Nearly four years before Midway’s Mortal Kombat made headlines for its shocking portrayal of blood and gore, Namco tested the waters of good taste with its own aptly named title, Splatterhouse. With a design heavily influenced by popular horror films of the day, players were treated to graphic depictions of violence as they fought their way through a sea of enemies on a vain quest to save their girlfriend and escape the cursed West Mansion.
The story, like all good splatter stories, isn’t little more than your standard clichéd affair designed to tie one vicious killing to another. All you need to know is that you are a hulking beast of a man in a mask and the spitting image of Jason Voorhees. With your trusty fist, knife or two-by-four at your side, you will battle through the various stages of the mansion eviscerating whatever happens stand in your way. This is where Splatterhouse truly shines. Enemy designs are wholly unique and original, with the death animations alone making the game worth playing. My particular favourite happens to come when Rick, your character, has the two-by-four in his hands. You’ll simply take a big ol’ baseball swing and watch as the enemy goes splat against the background art, his guts bursting from his sides like an over-ripe melon. Disgusting, yes, but totally awesome.
Unfortunately, game play isn’t nearly as inspired as the art design. Levels are fairly stale and interchangeable, enemies show little challenge and you’ll often find yourself spending more time grappling with the slow walk and awkward jumps than with the creatures of the night. It’s a real let down because solid game play would’ve made Splatterhouse a true classic, but it is manageable and not likely to cause great frustrations.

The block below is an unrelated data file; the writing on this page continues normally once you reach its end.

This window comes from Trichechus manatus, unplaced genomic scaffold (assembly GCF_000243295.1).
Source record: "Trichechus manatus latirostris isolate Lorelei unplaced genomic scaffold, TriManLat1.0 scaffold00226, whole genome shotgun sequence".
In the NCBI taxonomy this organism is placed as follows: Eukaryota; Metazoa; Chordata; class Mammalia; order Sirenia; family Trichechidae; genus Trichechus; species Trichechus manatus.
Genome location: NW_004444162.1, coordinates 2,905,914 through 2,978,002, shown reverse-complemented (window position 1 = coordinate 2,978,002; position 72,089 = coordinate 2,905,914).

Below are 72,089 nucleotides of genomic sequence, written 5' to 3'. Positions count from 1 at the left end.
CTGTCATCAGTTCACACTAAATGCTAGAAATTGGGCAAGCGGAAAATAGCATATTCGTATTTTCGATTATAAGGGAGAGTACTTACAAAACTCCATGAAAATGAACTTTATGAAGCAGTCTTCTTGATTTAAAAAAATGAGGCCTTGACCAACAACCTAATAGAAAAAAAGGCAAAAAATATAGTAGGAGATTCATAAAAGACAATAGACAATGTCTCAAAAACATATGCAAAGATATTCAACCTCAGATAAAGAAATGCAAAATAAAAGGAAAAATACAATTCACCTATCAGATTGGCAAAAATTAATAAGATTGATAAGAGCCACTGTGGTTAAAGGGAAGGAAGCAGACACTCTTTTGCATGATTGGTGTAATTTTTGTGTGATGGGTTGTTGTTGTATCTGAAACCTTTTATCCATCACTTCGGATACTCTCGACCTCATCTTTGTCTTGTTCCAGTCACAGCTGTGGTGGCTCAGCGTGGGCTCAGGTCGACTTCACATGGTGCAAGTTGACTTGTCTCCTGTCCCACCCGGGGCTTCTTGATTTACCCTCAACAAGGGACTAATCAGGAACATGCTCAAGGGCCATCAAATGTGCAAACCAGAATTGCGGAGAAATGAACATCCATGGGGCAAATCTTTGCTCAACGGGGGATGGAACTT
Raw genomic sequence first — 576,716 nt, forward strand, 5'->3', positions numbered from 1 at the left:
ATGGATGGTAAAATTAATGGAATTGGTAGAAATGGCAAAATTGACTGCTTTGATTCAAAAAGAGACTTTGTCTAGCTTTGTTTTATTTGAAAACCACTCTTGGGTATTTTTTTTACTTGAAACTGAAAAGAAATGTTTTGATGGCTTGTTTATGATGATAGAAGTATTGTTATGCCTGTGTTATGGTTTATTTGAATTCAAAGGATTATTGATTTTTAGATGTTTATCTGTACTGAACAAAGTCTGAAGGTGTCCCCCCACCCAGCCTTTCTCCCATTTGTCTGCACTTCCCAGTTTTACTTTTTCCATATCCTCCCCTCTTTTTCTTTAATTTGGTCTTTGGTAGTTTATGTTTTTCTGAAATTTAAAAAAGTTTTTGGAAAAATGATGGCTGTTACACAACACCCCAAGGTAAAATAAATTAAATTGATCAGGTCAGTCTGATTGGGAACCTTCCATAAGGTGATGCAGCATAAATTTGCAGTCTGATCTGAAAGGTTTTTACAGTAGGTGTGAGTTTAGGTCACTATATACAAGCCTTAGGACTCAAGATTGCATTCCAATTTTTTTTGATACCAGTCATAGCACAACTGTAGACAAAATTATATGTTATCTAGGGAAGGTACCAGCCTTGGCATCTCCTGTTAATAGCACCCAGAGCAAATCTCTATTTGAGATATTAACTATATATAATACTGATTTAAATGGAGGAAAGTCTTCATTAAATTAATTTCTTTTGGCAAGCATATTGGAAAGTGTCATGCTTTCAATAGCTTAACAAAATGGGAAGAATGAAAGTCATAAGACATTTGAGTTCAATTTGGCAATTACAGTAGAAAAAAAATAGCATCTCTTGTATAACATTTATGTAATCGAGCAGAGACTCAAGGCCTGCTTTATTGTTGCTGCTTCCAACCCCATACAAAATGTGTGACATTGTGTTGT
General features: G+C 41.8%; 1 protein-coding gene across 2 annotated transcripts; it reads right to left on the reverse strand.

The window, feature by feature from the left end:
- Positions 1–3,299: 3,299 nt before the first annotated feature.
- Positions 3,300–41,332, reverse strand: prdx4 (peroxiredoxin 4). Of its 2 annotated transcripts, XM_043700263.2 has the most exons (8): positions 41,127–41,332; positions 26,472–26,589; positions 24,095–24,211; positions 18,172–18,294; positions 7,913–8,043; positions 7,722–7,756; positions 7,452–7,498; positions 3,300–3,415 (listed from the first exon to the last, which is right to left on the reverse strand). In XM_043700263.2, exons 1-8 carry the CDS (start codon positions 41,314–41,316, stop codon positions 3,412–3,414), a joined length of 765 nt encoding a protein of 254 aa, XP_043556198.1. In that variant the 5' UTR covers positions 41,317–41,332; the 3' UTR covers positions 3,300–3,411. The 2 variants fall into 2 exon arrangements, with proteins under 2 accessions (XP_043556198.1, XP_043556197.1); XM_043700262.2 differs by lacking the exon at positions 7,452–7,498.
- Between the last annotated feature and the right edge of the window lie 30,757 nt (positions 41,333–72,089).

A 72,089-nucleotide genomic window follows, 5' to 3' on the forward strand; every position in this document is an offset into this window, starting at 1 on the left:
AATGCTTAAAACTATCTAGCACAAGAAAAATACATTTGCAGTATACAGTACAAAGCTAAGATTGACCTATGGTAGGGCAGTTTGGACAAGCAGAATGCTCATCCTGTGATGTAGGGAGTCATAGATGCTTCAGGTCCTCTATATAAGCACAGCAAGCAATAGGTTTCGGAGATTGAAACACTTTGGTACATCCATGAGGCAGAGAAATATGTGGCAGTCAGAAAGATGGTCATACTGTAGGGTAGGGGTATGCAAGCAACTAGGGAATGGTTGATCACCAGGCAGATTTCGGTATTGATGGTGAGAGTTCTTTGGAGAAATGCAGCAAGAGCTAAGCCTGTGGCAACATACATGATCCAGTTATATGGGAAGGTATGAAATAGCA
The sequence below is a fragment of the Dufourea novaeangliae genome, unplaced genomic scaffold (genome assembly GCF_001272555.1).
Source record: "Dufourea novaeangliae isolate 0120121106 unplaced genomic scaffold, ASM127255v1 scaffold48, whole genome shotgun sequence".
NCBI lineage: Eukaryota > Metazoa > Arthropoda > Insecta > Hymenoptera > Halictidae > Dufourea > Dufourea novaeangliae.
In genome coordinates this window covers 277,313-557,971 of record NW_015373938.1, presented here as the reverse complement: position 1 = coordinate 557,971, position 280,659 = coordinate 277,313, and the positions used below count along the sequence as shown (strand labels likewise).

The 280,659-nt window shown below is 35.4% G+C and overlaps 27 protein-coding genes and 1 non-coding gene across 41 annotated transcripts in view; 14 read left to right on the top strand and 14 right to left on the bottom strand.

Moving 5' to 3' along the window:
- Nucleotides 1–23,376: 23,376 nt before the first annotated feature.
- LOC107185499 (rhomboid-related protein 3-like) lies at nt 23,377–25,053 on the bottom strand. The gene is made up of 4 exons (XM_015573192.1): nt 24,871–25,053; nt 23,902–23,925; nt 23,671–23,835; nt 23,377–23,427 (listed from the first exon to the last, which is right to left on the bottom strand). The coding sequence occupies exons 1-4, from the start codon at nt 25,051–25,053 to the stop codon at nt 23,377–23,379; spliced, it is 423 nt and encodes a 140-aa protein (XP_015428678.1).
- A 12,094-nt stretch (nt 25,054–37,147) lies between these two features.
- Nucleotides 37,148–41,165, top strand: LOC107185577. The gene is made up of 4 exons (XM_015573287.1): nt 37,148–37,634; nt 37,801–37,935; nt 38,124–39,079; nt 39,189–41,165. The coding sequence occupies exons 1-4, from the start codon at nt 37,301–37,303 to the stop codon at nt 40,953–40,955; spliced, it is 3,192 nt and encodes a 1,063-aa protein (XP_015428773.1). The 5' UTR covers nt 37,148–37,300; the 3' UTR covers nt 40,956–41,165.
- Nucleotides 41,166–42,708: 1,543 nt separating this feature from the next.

If you’re the kind of person who’d be aroused by a title like Tokyo Gore Police, Splatterhouse is definitely for you. If you’re not … well, still give the game a look if you stumble across it. Who knows; your dark side might finally come out.
If you’re not the kind of person who wants to go lurking around in old arcades, but still wants to give Splatterhouse a try, fear not; you have options. In 1990, Namco brought the game to the TurboGrafx-16 and last year that game was brought to the Wii Virtual Console. It’s not quite the same game, though, so it warrants further discussion.
Like all console ports at the time, it had to undergo a few changes before it could be released to the home market. Many of the levels have been shortened and a lot of the animations were greatly reduced in frame count to allow the game run smoothly on the limited hardware. The meat cleaver and several of the more violent animations were also completely removed in an attempt to sanitize the game and make it slightly less offensive for parents. However, the game is still fairly violent and did come with a parental advisory. Controls also feel a little looser than the arcade, so be prepared for slightly more difficult play sessions.
It’s not the game I would like it to be, but it is still a lot of fun. A good fall back if you have no other option.Powered by Sidelines